Air Pollution and the Golden Rule

How often does an opportunity come along to put the Golden Rule into practice? We now have a chance to ‘treat others as we wish to be treated’ and to do so on a grand scale. We can treat our neighbors and, indeed, the whole world as ourselves while at the same time supporting our health and well-being.

The New England Journal of Medicine recently reported on a statistically significant increase in life expectancy as a result of reducing air pollution. The relationship between air pollution and illnesses such as asthma, heart disease, and certain cancers is well-proven. However, for the first time, actual increases in lifespan have been verified as a result of cleaner air.

Air pollution is the result of how we produce energy, use our cars and appliances, and heat and cool our homes. The larger our ‘carbon footprint,’ the more air pollution we cause, which in turn leads to serious illness and premature death. This air pollution is primarily due to the burning of fossil fuels: gasoline and diesel for our vehicles, coal for electricity, and natural gas for heating and other energy uses.

Our combustion of these fuels as individuals and as a society contributes to heart disease and stroke. Repeated epidemiological studies worldwide have demonstrated these connections, especially in relation to particulate matter in air pollution. Particulate matter, in fact, may prove to be the biggest culprit of all air-pollution components.

Particulates are generated from such sources as vehicle emissions, tire fragmentation, industry, power generation, smelting, demolition, forest fires, and volcanoes. We have no control over volcanoes, of course, but we can work to modify other sources. Other components of air pollution include carbon monoxide, nitrates, sulfur dioxide, ozone, lead, and tobacco smoke.

The Environmental Protection Agency has declared that tens of thousands of people die each year from breathing tiny particles in the environment. And Science magazine recently published a study that showed death rates in 90 large U.S. cities rising by 0.5{06cf2b9696b159f874511d23dbc893eb1ac83014175ed30550cfff22781411e5} for every tiny increase of particulates (10 micrograms per cubic meter). It’s also clear that people with asthma are especially vulnerable to nitrogen dioxide from power plants and other fossil-fuel-burning sources. Additionally, the American Cancer Society demonstrated that long-term exposure to particulate air pollution raises the risk of cardiovascular death by 12{06cf2b9696b159f874511d23dbc893eb1ac83014175ed30550cfff22781411e5} (also for every 10 micrograms per cubic meter).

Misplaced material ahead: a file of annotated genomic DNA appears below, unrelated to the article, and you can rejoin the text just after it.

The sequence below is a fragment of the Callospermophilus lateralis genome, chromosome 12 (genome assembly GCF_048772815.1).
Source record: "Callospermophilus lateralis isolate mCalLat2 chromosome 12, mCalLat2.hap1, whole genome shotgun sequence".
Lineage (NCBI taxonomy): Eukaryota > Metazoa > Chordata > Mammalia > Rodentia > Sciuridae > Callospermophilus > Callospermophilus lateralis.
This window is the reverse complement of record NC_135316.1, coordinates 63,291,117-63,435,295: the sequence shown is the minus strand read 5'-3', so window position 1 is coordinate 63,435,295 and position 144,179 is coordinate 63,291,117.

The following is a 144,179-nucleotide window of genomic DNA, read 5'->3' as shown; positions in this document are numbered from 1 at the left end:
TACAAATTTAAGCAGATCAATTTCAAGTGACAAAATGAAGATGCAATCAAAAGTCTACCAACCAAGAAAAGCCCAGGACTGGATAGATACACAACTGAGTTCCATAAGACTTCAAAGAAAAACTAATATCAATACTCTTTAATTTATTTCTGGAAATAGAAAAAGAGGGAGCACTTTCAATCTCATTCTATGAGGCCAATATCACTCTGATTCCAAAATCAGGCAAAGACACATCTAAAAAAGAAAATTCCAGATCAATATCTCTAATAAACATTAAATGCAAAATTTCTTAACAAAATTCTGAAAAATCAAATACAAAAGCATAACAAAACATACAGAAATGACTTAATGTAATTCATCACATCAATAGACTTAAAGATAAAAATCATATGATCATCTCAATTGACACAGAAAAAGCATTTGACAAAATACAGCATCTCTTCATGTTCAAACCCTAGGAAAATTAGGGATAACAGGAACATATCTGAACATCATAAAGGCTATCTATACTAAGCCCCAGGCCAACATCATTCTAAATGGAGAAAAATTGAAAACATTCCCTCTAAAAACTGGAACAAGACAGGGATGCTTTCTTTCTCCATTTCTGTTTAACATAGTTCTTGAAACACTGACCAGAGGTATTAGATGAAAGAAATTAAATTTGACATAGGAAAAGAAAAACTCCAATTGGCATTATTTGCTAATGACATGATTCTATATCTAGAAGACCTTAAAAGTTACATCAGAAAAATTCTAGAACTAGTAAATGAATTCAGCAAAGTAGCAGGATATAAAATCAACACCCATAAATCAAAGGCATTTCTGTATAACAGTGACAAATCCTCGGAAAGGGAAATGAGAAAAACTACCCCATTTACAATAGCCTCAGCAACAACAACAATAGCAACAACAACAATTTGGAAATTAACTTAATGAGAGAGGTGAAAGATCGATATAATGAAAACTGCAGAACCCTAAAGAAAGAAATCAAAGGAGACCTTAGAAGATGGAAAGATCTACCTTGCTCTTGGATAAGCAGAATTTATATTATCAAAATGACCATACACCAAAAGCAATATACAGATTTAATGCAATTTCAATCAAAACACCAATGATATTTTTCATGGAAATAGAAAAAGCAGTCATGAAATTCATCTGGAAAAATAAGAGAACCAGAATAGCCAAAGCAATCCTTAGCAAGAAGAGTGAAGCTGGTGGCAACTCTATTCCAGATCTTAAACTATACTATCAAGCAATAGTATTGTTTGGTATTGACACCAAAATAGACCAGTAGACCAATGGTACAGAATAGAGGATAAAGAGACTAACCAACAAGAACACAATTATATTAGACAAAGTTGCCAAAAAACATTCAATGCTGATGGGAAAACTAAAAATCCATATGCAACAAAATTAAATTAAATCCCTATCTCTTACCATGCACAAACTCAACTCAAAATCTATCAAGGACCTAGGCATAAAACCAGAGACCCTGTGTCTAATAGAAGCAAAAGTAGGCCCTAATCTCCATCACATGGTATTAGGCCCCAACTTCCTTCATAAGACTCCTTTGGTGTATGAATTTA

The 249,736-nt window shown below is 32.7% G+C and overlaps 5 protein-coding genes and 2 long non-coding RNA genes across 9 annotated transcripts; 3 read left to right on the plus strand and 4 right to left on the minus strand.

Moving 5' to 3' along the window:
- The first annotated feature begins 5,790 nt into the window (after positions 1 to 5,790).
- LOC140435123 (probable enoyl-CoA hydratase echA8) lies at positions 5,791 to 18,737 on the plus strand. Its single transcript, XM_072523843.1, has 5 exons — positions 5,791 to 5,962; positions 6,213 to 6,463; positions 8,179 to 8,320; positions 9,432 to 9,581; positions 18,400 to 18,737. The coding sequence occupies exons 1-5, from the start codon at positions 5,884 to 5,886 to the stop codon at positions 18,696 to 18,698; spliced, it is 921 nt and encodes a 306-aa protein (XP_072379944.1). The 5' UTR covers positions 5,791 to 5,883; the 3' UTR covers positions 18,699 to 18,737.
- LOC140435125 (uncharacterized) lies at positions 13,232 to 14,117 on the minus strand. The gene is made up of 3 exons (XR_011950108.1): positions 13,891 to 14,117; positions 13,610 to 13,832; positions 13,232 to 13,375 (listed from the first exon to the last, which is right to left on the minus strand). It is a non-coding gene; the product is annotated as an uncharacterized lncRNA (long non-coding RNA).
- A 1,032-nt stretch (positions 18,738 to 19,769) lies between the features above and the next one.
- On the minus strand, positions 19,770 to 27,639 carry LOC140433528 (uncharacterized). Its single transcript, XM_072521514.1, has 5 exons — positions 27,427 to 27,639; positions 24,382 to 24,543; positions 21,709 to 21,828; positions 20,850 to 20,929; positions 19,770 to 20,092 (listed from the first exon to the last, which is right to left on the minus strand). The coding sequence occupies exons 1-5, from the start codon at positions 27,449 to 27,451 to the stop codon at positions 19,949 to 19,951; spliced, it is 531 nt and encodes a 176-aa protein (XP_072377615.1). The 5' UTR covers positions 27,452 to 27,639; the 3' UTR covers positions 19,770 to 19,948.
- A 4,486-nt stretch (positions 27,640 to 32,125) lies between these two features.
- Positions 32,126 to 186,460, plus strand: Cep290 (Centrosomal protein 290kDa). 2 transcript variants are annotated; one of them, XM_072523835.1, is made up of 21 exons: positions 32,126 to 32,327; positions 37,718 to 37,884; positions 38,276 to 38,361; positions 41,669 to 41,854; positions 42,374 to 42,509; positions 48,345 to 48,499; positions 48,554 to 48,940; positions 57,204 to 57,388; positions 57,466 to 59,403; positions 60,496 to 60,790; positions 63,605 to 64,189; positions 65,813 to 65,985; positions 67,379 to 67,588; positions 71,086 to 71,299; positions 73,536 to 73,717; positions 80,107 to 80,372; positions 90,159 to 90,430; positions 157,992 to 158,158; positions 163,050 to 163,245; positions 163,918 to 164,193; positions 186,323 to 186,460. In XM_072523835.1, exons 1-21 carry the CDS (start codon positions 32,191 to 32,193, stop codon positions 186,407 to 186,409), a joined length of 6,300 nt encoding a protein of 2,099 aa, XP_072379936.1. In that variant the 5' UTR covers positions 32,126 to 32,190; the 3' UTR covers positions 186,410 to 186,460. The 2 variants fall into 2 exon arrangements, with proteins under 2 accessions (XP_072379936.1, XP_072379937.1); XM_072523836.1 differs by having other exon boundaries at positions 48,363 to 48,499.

So here we are in the early years of the 21st century. We are well-informed by science, aware of the harm we cause through our choices and capable of profoundly decreasing the amount of pain and suffering that occur all around us. Can we afford to continue to ignore the facts, or can we as individuals take collective actions to improve health and extend life spans? If we choose to reduce our carbon footprint locally, we can contribute to the global effects of decreasing our dependence on foreign oil while simultaneously helping to alter global warming and climate change.

All it takes to have such a major impact on the world is to make choices that improve our health. These include choosing cars with high gas mileage and cleaner-burning engines, insulating our homes effectively, and improving the efficiency of our appliances. Making choices for greener energy sources (such as wind and solar) can also have a huge impact on our health and our neighbors’ health and improve the well-being of the community and even the whole world.

We all have a deep reservoir of power by way of these choices. The result can be large, and at the same time, provide the quiet inner peace that comes with bringing the Golden Rule to practice for the public health. For more actions you can take to make better choices for our health and the environment, visit the Environmental Protection Agency at

Dr. Robert P. Naparstek is Medical Director of Caritas Good Samaritan Occupational Health Services and Chair of the Mass. Medical Society’s Committee on Environmental and Occupational Health.

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